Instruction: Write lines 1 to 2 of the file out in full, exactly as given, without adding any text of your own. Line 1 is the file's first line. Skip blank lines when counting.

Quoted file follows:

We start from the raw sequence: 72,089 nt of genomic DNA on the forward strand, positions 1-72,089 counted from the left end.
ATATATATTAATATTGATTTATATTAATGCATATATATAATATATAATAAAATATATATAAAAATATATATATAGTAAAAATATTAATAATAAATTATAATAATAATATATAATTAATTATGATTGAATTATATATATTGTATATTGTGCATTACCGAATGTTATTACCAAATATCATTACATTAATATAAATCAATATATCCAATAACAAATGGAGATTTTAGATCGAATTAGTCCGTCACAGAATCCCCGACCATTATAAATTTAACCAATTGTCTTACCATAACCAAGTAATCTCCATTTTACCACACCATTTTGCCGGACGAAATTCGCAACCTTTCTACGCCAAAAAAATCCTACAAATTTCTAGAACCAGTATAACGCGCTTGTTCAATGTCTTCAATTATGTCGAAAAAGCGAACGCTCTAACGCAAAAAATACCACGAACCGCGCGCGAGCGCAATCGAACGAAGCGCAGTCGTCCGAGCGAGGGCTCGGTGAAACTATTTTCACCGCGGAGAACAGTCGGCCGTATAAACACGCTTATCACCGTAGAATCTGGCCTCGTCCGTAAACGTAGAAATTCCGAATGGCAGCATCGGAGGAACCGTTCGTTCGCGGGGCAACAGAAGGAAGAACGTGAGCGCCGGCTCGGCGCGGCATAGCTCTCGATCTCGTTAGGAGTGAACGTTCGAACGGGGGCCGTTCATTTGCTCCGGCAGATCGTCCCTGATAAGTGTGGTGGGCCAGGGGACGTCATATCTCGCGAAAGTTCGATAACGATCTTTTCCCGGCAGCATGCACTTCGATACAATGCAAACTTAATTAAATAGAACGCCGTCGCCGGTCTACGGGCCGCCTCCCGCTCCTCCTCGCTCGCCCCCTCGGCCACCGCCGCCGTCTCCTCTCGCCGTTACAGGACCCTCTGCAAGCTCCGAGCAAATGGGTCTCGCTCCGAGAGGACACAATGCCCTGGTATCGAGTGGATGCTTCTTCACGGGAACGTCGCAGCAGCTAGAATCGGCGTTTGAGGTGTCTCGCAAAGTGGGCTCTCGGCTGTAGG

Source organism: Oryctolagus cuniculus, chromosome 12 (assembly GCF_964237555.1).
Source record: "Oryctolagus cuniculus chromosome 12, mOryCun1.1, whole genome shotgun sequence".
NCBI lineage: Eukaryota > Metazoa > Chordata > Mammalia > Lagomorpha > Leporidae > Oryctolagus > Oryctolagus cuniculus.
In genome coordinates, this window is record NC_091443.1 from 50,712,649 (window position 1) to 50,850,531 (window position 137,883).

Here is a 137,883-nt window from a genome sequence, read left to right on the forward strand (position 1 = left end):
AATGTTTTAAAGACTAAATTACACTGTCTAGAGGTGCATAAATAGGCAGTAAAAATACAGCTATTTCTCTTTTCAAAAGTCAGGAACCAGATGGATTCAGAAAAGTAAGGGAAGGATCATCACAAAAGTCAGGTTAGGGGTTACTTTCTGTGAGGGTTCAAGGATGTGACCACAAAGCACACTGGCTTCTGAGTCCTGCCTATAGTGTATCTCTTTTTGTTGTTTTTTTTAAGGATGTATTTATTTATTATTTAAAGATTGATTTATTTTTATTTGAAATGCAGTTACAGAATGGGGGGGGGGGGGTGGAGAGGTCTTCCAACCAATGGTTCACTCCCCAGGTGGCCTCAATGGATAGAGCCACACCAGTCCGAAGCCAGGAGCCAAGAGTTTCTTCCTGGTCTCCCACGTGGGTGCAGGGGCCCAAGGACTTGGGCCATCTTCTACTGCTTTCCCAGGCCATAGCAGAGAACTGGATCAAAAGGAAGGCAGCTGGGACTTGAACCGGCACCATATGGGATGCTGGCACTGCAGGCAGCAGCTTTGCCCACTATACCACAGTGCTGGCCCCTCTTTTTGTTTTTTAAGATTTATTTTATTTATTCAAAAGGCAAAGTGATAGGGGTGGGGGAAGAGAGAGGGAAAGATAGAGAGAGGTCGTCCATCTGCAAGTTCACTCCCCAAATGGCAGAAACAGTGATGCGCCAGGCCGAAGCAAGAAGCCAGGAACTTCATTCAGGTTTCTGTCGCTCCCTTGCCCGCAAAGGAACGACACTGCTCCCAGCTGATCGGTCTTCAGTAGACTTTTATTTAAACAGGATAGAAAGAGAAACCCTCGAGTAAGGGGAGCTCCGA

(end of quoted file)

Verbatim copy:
We start from the raw sequence: 72,089 nt of genomic DNA on the forward strand, positions 1-72,089 counted from the left end.
ATATATATTAATATTGATTTATATTAATGCATATATATAATATATAATAAAATATATATAAAAATATATATATAGTAAAAATATTAATAATAAATTATAATAATAATATATAATTAATTATGATTGAATTATATATATTGTATATTGTGCATTACCGAATGTTATTACCAAATATCATTACATTAATATAAATCAATATATCCAATAACAAATGGAGATTTTAGATCGAATTAGTCCGTCACAGAATCCCCGACCATTATAAATTTAACCAATTGTCTTACCATAACCAAGTAATCTCCATTTTACCACACCATTTTGCCGGACGAAATTCGCAACCTTTCTACGCCAAAAAAATCCTACAAATTTCTAGAACCAGTATAACGCGCTTGTTCAATGTCTTCAATTATGTCGAAAAAGCGAACGCTCTAACGCAAAAAATACCACGAACCGCGCGCGAGCGCAATCGAACGAAGCGCAGTCGTCCGAGCGAGGGCTCGGTGAAACTATTTTCACCGCGGAGAACAGTCGGCCGTATAAACACGCTTATCACCGTAGAATCTGGCCTCGTCCGTAAACGTAGAAATTCCGAATGGCAGCATCGGAGGAACCGTTCGTTCGCGGGGCAACAGAAGGAAGAACGTGAGCGCCGGCTCGGCGCGGCATAGCTCTCGATCTCGTTAGGAGTGAACGTTCGAACGGGGGCCGTTCATTTGCTCCGGCAGATCGTCCCTGATAAGTGTGGTGGGCCAGGGGACGTCATATCTCGCGAAAGTTCGATAACGATCTTTTCCCGGCAGCATGCACTTCGATACAATGCAAACTTAATTAAATAGAACGCCGTCGCCGGTCTACGGGCCGCCTCCCGCTCCTCCTCGCTCGCCCCCTCGGCCACCGCCGCCGTCTCCTCTCGCCGTTACAGGACCCTCTGCAAGCTCCGAGCAAATGGGTCTCGCTCCGAGAGGACACAATGCCCTGGTATCGAGTGGATGCTTCTTCACGGGAACGTCGCAGCAGCTAGAATCGGCGTTTGAGGTGTCTCGCAAAGTGGGCTCTCGGCTGTAGG